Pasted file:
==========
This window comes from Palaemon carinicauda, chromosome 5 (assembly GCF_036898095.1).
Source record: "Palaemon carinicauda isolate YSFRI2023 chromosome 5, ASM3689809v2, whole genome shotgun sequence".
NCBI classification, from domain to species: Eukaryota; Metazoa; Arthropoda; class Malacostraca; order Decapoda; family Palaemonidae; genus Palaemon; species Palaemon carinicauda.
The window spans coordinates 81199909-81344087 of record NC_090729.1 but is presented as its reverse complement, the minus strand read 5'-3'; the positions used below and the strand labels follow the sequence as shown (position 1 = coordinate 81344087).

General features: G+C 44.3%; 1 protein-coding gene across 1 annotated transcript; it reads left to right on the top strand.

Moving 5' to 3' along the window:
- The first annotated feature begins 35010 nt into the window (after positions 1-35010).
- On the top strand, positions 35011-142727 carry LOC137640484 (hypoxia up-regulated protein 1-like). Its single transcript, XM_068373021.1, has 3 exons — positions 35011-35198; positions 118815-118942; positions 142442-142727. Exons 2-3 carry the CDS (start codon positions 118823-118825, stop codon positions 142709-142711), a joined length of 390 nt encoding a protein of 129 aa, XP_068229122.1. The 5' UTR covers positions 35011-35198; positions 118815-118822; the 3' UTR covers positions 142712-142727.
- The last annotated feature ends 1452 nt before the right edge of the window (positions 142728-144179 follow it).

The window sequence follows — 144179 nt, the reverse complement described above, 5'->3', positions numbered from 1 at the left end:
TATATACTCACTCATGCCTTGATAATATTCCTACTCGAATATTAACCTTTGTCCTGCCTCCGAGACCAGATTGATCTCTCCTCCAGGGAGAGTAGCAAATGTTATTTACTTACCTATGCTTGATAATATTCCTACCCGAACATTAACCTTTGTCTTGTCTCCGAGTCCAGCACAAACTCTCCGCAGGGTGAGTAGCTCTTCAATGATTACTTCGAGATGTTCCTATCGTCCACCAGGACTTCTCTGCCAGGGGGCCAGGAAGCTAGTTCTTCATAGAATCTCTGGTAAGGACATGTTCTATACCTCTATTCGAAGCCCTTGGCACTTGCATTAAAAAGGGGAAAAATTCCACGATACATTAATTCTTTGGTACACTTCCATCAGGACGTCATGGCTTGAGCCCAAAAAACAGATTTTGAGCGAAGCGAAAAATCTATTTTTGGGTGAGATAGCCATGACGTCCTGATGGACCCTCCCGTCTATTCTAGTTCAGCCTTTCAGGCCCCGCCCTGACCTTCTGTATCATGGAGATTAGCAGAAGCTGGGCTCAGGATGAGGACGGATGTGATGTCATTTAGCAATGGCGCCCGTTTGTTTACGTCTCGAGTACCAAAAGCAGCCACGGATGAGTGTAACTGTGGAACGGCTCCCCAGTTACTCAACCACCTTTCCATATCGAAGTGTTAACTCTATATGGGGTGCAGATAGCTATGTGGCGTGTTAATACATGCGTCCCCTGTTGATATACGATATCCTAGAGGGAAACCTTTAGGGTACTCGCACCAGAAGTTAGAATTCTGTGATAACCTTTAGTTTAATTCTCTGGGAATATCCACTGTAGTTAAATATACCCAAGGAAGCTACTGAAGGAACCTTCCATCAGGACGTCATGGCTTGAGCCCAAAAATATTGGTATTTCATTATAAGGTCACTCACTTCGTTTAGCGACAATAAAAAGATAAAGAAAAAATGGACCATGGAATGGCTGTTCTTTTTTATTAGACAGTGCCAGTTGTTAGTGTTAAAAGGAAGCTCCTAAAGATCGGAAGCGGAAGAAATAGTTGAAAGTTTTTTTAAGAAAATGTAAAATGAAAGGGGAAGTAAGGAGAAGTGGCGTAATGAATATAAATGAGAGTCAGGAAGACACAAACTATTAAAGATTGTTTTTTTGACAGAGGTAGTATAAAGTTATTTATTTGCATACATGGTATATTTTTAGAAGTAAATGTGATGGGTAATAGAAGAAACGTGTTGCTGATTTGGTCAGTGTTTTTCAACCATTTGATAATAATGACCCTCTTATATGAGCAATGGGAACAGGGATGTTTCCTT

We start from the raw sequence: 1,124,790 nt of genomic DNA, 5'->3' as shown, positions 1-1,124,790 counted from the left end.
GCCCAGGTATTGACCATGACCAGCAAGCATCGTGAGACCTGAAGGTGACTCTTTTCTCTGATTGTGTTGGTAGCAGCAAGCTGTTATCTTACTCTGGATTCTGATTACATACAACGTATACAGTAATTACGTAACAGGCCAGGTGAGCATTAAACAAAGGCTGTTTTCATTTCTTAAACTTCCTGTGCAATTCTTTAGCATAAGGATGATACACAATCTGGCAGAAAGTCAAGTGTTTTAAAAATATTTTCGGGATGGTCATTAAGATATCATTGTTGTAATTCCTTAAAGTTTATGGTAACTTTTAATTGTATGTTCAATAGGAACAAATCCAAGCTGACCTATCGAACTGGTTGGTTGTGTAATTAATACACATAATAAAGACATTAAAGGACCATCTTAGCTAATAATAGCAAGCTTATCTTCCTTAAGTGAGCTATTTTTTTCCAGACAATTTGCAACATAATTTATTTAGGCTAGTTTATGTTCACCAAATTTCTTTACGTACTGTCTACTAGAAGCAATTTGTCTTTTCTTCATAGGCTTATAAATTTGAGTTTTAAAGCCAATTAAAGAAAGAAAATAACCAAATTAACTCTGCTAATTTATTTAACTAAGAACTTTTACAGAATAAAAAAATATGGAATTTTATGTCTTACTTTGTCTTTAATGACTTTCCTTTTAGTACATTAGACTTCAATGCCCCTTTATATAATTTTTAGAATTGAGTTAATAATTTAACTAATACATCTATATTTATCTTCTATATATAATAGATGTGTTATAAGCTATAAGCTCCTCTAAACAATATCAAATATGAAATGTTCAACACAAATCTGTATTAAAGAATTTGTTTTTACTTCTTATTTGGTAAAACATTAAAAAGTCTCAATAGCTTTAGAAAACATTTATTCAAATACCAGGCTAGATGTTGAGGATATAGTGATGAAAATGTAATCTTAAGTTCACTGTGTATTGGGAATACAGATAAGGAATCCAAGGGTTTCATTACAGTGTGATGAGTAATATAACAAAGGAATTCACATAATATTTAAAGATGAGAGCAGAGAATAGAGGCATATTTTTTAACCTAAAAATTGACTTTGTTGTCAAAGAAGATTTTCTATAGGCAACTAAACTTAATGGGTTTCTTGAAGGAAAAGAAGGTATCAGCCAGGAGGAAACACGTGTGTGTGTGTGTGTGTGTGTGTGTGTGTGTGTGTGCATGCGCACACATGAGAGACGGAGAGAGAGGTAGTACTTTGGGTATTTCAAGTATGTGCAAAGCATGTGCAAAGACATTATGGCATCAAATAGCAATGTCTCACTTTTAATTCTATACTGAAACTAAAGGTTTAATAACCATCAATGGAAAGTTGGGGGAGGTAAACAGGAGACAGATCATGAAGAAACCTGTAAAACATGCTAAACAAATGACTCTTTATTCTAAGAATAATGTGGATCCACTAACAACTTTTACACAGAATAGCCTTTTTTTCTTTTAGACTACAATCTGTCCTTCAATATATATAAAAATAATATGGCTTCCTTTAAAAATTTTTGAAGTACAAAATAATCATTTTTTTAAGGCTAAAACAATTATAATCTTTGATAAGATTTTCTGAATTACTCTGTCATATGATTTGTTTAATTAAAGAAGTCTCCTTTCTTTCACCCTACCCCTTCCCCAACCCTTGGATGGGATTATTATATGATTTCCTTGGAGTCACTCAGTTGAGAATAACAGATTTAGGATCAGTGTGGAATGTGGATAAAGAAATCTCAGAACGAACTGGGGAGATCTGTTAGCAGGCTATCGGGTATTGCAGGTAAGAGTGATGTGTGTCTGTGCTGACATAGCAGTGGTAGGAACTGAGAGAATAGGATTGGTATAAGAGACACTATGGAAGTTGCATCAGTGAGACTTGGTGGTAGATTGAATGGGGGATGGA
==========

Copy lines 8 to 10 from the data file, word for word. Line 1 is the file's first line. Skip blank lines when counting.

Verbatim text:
- On the top strand, positions 35011-142727 carry LOC137640484 (hypoxia up-regulated protein 1-like). Its single transcript, XM_068373021.1, has 3 exons — positions 35011-35198; positions 118815-118942; positions 142442-142727. Exons 2-3 carry the CDS (start codon positions 118823-118825, stop codon positions 142709-142711), a joined length of 390 nt encoding a protein of 129 aa, XP_068229122.1. The 5' UTR covers positions 35011-35198; positions 118815-118822; the 3' UTR covers positions 142712-142727.
- The last annotated feature ends 1452 nt before the right edge of the window (positions 142728-144179 follow it).

The window sequence follows — 144179 nt, the reverse complement described above, 5'->3', positions numbered from 1 at the left end: